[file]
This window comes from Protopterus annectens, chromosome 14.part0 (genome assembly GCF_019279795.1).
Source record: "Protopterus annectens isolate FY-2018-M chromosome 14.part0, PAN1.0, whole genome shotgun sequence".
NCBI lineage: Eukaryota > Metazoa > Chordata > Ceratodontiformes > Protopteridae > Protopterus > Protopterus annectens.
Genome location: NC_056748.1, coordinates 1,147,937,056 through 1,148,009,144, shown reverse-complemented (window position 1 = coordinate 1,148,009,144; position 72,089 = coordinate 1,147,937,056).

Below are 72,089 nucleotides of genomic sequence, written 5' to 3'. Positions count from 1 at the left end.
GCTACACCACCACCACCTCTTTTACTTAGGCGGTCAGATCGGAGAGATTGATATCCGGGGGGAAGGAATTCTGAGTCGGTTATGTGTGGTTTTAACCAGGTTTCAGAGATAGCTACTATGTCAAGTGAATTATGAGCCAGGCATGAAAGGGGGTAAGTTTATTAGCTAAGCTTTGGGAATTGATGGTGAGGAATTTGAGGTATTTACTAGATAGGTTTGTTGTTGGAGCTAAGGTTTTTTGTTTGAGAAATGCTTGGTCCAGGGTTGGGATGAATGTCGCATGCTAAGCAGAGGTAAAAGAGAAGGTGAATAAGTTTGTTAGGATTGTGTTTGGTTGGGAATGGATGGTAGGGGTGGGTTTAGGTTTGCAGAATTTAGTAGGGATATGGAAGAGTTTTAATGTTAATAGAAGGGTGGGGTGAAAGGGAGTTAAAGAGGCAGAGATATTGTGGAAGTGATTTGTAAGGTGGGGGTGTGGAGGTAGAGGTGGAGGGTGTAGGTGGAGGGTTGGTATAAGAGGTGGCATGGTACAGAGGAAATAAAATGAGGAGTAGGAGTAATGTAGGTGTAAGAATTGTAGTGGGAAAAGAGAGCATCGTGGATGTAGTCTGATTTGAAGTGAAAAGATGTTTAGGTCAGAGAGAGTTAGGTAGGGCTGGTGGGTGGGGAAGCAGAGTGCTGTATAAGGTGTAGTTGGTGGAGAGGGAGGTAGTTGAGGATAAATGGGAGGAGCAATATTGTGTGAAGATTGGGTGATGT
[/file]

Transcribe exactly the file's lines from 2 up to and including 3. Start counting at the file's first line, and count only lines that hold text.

Source record: "Protopterus annectens isolate FY-2018-M chromosome 14.part0, PAN1.0, whole genome shotgun sequence".
NCBI lineage: Eukaryota > Metazoa > Chordata > Ceratodontiformes > Protopteridae > Protopterus > Protopterus annectens.